HBO Europe’s ‘Patria’ to Bow Day and Date in Record 62 Countries

MADRID  — HBO Europe’s “Patria” will debut day and date on May 17 in the U.S. and 61 countries across Europe and Latin America, a first for HBO Europe, the pay and streaming TV service announced on Thursday, also dropping the first trailer to the series.

In the U.S., “Patria” will be made available on HBO Now, HBO Go, HBO On Demand, HBO Latino, and partners’ streaming platforms.

Depicting the visceral impact of the Basque Country’s armed conflict on normal people on both sides – as well as many somewhere in between – “Patria” will also be available on HBO Europe’s branded services in 21 countries including Spain. In Latin America, it will be broadcast on HBO in over 40 countries and will be available on HBO Go.

The scale of the roll-out reflects the artistic ambition of the Spanish series, the first production announced by HBO España, its signature original series, and one of the most-awaited of upcoming scripted titles of any kind in Spain.

Created and written by Aitor Gabilondo (“El Príncipe”), “Patria’s” first four episodes were directed by Felix Viscarret, one of Spain’s most notable young movie directors who broke through with his movie debut, 2007’s “Under the Stars,”

Due to world premiere late March in main competition at the now cancelled Series Mania TV festival, “Patria” adapts Fernando Aramburu’s massive, 646-page novel of the same title. The series was described by Gabilondo at a packed San Sebastian press conference last September as “a journey towards an embrace.”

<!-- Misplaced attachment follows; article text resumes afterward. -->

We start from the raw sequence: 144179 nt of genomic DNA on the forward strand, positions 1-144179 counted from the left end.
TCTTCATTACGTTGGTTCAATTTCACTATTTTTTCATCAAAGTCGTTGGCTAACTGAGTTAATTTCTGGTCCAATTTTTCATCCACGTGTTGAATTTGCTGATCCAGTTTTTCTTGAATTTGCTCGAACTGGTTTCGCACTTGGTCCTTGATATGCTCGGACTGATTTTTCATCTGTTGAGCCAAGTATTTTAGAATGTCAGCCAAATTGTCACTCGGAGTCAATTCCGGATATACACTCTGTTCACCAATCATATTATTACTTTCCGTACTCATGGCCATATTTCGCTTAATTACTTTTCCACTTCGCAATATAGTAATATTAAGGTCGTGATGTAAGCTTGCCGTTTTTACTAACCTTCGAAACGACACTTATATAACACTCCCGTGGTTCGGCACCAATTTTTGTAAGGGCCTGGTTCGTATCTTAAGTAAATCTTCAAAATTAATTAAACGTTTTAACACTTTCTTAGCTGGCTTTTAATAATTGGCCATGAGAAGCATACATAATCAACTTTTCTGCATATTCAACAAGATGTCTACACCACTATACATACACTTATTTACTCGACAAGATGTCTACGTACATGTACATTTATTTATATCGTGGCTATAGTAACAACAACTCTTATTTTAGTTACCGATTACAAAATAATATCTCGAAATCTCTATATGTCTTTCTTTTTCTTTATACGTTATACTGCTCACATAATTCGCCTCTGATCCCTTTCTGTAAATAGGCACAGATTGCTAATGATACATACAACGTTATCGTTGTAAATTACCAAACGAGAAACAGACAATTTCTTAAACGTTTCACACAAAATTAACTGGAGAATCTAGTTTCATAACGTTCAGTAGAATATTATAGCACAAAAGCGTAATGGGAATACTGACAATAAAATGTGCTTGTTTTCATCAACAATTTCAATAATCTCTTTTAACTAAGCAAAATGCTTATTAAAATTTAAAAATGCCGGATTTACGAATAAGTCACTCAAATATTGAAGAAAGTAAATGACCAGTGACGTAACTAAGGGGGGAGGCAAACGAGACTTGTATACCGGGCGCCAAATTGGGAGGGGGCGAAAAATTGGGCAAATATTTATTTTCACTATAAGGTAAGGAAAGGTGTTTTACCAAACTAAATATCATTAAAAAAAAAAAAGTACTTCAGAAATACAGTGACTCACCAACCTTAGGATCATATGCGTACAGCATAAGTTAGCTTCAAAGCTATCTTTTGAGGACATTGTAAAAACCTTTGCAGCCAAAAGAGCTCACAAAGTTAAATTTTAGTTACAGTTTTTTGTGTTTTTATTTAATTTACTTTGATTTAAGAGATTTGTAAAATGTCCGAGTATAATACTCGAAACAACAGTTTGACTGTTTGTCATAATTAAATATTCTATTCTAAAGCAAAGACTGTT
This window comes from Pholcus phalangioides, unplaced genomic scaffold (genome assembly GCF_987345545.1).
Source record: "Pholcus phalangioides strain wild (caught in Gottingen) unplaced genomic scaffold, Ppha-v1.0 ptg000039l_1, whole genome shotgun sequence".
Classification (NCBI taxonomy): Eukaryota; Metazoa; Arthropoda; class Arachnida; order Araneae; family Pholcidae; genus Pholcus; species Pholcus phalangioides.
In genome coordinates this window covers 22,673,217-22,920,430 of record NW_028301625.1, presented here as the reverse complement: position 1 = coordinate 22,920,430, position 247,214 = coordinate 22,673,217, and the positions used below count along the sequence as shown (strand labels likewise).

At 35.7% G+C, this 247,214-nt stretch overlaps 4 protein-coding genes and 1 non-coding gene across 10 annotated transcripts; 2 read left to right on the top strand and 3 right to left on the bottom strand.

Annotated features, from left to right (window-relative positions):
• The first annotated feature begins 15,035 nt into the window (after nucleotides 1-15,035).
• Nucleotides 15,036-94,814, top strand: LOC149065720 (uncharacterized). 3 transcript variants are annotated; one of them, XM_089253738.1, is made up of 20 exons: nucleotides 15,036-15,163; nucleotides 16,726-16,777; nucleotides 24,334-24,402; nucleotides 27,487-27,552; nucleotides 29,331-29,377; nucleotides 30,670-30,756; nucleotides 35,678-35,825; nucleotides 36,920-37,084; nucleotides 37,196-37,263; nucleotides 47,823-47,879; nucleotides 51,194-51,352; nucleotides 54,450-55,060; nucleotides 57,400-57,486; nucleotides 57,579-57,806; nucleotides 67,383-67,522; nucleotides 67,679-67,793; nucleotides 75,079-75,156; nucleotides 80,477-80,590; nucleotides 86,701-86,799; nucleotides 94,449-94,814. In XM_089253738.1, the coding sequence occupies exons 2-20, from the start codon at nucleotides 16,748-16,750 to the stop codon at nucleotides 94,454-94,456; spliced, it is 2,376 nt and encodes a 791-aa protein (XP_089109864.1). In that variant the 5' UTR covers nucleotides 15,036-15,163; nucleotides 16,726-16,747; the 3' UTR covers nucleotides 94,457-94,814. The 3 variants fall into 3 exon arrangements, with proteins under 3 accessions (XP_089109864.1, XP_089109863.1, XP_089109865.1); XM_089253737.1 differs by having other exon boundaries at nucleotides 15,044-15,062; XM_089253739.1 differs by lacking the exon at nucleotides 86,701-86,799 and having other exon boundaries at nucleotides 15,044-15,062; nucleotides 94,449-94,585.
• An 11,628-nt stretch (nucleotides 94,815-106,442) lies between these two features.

That embrace is, most principally, between Bitorri and Miren, two women who were once the closest of friends. The trailer’s first shot is of a literal journey as a bus takes Bitorri back from San Sebastian, on the coast, where she’s lived the past decades, to her home town, sunk between green pastures in the Basque Countryside.

Bitorri is dying of cancer, and wants closure – to find out who in ETA killed her husband, Taxto, who ran a small business in the village. Miren, meanwhile, is sunk in embittered remorse – over Taxto’s death and the imprisonment of her son, Joxe Mari, seen leading a pro-independence street riot, then being tortured by police, and then in jail, a broken man, where he is visited by Miren who asks if he killed Taxto.

Bitorri wants to forgive Taxto’s murderer. Her halting journey towards reconciliation with Miren is that, perhaps, of the Basque Country as a whole.

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